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Tuesday, August 7, 2012

3rd Avenue El Video by Roger Arcara: Chatham Sq to Gun Hill Road Bronx

Roger Arcara film of the 3rd Avenue El (L-5) : Chatham Square to Gun Hill Road (1953-1955)  Film includes last day filmage on May 12, 1955.

    This great video, close to an hour in length, is narrated by the late transportation historian, Roger Arcara, and shows the last days of the 3rd Avenue El from 1953 to 1955.  The film covers the section of the el from Chatham Square to Gun Hill Road in the Bronx only because the South Ferry and City Hall branches ceased service in 1950.
   This video covers the 3rd Avenue El differently than the other video posted or newsreel type of films of the era because the subject matter is covered from a railfan point of view.  You will get to see:
  1. Express station layouts, such as 42nd Street and types of signals.
  2. 125 th Street station and northern trackage.
  3. 129 th Street station and complex and trackage to the 2nd Avenue Bridge.
  4. You will get to see the two layer bridge over the Harlem River from all angles.
  5. You will see the New York and New Haven and Hartford yard with freight cars and you will see the still existing track to the yard with a coal car on it.  According to Mr. Arcara, delivery of coal to the 3rd Avenue El for the stations' pot belly stoves was made by way of the NYNHandH RR connection right to the end. You will see this about 36 minutes into the film.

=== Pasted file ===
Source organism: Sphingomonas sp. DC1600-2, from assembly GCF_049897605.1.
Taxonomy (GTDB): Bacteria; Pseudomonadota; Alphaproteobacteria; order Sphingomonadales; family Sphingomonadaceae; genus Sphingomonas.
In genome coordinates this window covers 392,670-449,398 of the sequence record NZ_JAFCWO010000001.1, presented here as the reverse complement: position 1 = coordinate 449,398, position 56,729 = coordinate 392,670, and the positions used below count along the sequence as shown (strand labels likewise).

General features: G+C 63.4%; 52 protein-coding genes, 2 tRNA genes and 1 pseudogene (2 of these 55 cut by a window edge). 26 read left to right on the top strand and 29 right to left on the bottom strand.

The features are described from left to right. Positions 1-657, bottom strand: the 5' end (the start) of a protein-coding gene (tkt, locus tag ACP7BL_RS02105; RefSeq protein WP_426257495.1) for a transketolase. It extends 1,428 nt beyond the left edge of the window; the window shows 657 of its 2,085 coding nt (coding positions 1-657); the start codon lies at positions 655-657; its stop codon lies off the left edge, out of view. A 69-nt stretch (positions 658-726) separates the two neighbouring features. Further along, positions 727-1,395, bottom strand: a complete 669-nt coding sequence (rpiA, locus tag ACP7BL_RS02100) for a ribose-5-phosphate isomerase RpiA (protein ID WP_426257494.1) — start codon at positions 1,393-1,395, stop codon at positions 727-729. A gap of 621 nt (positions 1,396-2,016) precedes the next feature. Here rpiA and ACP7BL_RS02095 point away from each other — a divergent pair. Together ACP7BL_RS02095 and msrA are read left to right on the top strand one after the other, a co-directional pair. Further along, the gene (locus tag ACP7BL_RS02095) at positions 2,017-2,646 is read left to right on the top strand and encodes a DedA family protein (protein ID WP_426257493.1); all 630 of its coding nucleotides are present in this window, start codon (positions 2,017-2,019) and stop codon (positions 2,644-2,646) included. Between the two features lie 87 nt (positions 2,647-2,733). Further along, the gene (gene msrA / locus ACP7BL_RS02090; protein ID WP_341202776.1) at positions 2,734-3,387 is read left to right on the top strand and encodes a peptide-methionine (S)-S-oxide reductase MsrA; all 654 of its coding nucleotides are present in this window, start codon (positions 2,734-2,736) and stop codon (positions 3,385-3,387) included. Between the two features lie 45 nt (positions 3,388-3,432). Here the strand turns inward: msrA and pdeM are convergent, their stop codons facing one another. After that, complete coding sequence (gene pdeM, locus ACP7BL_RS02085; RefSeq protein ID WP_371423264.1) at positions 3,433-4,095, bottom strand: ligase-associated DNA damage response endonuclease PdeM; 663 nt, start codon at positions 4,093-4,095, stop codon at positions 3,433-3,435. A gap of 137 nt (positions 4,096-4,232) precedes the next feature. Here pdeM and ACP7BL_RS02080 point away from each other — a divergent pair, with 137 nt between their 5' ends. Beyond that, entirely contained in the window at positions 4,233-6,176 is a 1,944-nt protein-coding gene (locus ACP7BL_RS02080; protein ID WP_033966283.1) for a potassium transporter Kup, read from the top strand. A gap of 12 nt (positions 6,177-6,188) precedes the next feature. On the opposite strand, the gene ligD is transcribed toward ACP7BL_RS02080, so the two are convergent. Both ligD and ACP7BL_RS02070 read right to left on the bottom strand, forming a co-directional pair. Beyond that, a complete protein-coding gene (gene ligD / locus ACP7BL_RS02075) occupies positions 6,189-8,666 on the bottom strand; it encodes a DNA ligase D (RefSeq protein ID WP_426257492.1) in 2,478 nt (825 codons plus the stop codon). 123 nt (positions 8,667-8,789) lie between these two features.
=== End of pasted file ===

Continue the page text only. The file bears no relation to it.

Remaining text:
6. You will see trackage that is not shown that much on such films, such as the two layer private right of way trackage north of 133 Street and south of the 149th Street station.
  7. You will see the old configuration of the 149 Street - 3 rd Avenue station.
  8. You will get to see lesser shown trackage in the Bronx north of the 149th Street station and abandoned cut off stubs south of the station.
Bronx historians, both transit and and other will get much information from this film. Multi shots from northbound and southbound trains will be shown from the same location.  Service patterns in terms of which local and express services used a particular track is explained in detail.  There is so much here that it has to be shared paticularly about the section around and north of the Harlem River.

Tramway Null(0)


  1. I noted that, pulling into the 42nd St. upper level express station, there were passengers waiting on both sides. Was that normal? Did they open doors on both sides of express trains at 42nd St.?

  2. Hi Ed:
    Thanks for your question. I found Roger's video very helpful because I myself was not familar with Manhattan El "hump" express stations. They were also found on the Ninth Avenue El as well. Perhaps someone out there has an answer. My NY Division "Bulletin" archive is not indexed so that it will take some time to see what I come across. Some of features of the Bulletin discusses service patterns. I'll see what I can dig up during the weekend but perhaps a reader knows the answer now.
    Tramway Null(0)